The historian Angela Gui grew up in Gothenburg, and has recently become a doctoral student at the University of Cambridge, in the UK. She is also the daughter of the publisher and bookseller Gui Minhai, who has been imprisoned in China since autumn 2015. Officially speaking, he has now been released, but he is not what we would call free.
“He lives in a monitored residence in China, he is unable to talk freely, and there is much that remains unclear about his well-being. I hope that we are at a turning point, so that he will soon be able to go home”, says Angela.
She is not able to comment about what is being done, or by whom, to ensure Gui Minhai’s release, but she herself devotes many hours a week – working on almost a full-time basis – to her father’s case. She is supported by a network of activists and politicians, but her work remains a solitary occupation.
“There are not many people who know everything about my father’s unique situation”, says Angela Gui, who adds that she has to be careful about to whom she opens up. It has happened in the past that sensitive information has been leaked to the press by people she trusted.
High tempo and tradition
Since August, Angela Gui has been a doctoral student at the University of Cambridge. Although she found the first term interesting, it was also stressful and she is feeling the strain.
“I wanted to throw myself into everything, and really get to know the university and the faculty, but it has been a little overwhelming. The faculty expects us to devote forty hours per week to our research, in addition to teaching and participating in seminars and workshops. I have now come to understand that most PhD students do most of their writing during holidays, when there are no other students around.”
Moving to Cambridge has required quite a lot of readjustment. Angela Gui went to Cambridge from the University of Warwick (also in the UK), where she had first spent four years studying for a bachelor’s degree in sociology, and then a further year on a master’s course in the history of science.
“Founded in 1965, Warwick is a modern and relaxed university – at least, in English terms. Cambridge has a huge amount of tradition – almost a ridiculous amount – with many old rituals. When you are admitted to my college, you have to drink wine from the horn of an extinct ox-like animal while, at the same time, two people keep watch to make sure that nobody stabs you in the back”, she says with a smile.
Raised in Gothenburg
Angela Gui was born in 1994 and grew up in the Högsbo suburb of Gothenburg. Both her parents are originally from China, and Gui Minhai – who was first to come to Sweden – moved here in 1988. He first studied at the University of Gothenburg history master’s programme, and went on to research in Chinese history.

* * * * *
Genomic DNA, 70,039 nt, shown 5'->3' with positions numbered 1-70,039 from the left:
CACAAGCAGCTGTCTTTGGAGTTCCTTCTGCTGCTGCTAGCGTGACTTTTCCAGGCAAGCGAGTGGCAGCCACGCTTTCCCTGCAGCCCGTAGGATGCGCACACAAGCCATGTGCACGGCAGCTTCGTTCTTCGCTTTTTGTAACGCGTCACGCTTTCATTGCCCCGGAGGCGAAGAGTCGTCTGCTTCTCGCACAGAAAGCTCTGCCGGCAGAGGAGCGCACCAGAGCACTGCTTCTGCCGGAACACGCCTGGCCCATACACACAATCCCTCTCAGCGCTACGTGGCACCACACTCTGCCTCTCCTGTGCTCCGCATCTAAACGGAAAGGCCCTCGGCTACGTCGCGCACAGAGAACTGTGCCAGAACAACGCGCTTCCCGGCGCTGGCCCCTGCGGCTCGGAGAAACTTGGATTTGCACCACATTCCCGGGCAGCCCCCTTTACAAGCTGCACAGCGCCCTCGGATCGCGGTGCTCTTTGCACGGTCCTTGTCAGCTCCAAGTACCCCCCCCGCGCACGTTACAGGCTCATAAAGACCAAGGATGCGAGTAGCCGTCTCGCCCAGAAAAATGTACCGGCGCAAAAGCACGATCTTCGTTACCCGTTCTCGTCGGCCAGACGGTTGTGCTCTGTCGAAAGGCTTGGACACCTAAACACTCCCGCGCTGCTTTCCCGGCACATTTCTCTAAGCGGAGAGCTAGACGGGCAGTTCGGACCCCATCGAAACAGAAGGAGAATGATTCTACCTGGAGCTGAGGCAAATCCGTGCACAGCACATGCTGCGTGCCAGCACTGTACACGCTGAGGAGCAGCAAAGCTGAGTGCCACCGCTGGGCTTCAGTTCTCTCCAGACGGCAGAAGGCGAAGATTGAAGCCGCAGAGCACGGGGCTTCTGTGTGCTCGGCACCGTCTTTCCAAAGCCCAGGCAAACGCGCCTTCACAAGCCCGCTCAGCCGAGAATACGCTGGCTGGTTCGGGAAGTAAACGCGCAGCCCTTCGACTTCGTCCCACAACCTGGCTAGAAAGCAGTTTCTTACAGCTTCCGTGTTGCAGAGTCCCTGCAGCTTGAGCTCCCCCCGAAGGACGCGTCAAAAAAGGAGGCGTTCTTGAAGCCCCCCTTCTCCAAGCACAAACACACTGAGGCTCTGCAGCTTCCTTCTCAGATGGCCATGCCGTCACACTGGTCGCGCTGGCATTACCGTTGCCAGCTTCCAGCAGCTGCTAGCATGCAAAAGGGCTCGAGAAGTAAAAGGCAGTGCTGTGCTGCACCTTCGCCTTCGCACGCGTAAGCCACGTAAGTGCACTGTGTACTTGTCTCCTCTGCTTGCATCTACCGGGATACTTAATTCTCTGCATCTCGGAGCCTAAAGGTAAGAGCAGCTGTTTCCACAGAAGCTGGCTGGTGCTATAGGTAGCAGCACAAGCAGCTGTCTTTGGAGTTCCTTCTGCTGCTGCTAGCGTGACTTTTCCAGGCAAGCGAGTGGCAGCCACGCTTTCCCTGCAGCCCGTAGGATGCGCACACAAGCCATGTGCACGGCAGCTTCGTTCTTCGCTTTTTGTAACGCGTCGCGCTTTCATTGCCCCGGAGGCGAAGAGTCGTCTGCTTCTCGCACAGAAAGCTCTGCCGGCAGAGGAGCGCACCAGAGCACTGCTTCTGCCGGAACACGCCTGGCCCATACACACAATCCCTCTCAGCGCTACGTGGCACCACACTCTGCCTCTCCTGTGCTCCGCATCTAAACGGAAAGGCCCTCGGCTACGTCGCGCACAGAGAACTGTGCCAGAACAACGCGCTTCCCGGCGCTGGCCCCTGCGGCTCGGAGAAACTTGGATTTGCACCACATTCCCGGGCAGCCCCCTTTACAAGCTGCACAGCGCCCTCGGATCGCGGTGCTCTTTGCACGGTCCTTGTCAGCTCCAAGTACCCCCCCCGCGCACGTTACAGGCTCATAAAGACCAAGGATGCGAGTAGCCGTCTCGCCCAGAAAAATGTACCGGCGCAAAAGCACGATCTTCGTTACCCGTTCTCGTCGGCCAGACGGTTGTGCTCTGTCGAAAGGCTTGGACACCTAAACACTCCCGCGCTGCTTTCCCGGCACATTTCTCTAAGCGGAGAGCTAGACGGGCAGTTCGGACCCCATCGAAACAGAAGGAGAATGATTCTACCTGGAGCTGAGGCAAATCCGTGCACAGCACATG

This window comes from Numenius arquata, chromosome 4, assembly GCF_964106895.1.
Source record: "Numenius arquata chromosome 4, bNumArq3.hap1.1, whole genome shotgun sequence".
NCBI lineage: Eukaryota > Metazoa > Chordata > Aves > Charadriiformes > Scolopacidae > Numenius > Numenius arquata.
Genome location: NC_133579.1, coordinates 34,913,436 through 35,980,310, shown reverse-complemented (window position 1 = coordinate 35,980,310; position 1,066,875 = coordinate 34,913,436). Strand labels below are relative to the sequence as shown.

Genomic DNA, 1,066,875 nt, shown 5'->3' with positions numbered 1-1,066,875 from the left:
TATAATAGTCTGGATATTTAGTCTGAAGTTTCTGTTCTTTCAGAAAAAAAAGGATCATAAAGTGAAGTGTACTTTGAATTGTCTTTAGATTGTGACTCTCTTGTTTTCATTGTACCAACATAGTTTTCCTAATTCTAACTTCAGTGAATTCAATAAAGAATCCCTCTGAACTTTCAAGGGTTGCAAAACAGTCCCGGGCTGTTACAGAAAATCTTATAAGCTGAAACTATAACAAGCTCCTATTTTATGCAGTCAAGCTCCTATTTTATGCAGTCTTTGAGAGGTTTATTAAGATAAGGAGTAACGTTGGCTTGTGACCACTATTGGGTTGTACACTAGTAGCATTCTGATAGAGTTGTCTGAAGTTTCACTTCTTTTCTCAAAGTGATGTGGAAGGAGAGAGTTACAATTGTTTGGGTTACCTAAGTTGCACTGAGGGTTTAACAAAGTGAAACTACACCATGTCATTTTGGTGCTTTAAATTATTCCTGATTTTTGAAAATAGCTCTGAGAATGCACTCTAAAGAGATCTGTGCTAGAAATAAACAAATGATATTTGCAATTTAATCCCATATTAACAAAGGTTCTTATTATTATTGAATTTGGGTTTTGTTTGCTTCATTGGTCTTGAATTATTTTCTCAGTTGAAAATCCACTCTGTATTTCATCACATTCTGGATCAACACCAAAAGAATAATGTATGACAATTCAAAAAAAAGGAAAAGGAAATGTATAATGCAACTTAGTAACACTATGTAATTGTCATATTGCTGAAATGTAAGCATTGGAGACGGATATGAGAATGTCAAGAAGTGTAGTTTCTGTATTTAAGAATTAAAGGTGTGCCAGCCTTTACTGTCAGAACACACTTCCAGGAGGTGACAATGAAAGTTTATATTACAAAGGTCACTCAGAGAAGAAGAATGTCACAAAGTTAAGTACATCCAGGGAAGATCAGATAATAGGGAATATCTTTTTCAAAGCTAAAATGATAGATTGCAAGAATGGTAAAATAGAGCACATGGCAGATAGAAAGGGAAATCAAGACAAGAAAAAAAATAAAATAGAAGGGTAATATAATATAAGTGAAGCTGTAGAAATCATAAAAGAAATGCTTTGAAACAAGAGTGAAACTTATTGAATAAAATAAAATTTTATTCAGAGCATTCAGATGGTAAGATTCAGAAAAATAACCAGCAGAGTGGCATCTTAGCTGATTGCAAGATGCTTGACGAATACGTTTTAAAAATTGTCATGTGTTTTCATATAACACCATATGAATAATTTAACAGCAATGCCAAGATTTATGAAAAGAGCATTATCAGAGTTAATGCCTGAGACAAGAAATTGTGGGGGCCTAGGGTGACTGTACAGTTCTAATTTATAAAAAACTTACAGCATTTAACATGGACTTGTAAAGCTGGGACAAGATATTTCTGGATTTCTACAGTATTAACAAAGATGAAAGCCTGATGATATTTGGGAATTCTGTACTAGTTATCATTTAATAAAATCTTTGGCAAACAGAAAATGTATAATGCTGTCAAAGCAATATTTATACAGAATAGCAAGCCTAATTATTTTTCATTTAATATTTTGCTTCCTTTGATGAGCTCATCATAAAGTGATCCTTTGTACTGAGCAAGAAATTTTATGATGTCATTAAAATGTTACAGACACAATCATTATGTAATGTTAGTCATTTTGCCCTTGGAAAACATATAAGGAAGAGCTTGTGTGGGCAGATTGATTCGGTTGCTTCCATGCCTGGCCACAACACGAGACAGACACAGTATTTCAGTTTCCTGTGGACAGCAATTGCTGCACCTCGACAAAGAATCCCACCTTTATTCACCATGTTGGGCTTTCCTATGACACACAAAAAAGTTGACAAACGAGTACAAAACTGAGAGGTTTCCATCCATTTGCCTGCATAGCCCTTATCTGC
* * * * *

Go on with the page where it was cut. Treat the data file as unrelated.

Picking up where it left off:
Her parents divorced when Angela was five years old; and in conjunction with this she went to China to live for a year with her father.
“My parents believed it was important for me to learn about Chinese culture and to get to know my cousins. In China’s single-child culture, cousins are very important – more like siblings are here.”
Angela Gui went to a Chinese school where there was an emphasis on discipline, before moving back to live with her mother in Gothenburg. Her encounter with the Swedish pre-school year scheme system was a culture shock.
“We began by ‘doing the rocket’, where everyone moves and claps their hands faster and faster. I found this quite alarming, and wondered ‘are we really allowed to be doing this?’ In China, we had to start our mornings standing in straight lines, singing in unison.”
Understimulated at school
In the Swedish school system, Angela Gui was ahead of everyone else in all subjects apart from mathematics; she became bored and found it difficult to sit still. In the fourth year, however, a trainee teacher turned up with whom she found she was able to discuss things.
“She gave me a book about morality and ethics, and we would discuss ethical dilemmas such as euthanasia and abortion. I thought it was great that there was someone who wanted to talk to me about topics that I thought were interesting! It was also at this point that I really got interested in reading non-fiction books.”
Angela Gui truanted a great deal throughout her basic schooling, but kept up by reading at home. At school, she wasn’t the best-behaved of pupils.
“I regularly got into fights, and I was also a real know-it-all who’d always shout out the answers during tests. At the same time, however, I was smart, and the teachers couldn’t understand why I didn’t make more of an effort. I didn’t really understand why I behaved the way I did either, but I later found out that I have ADHD.”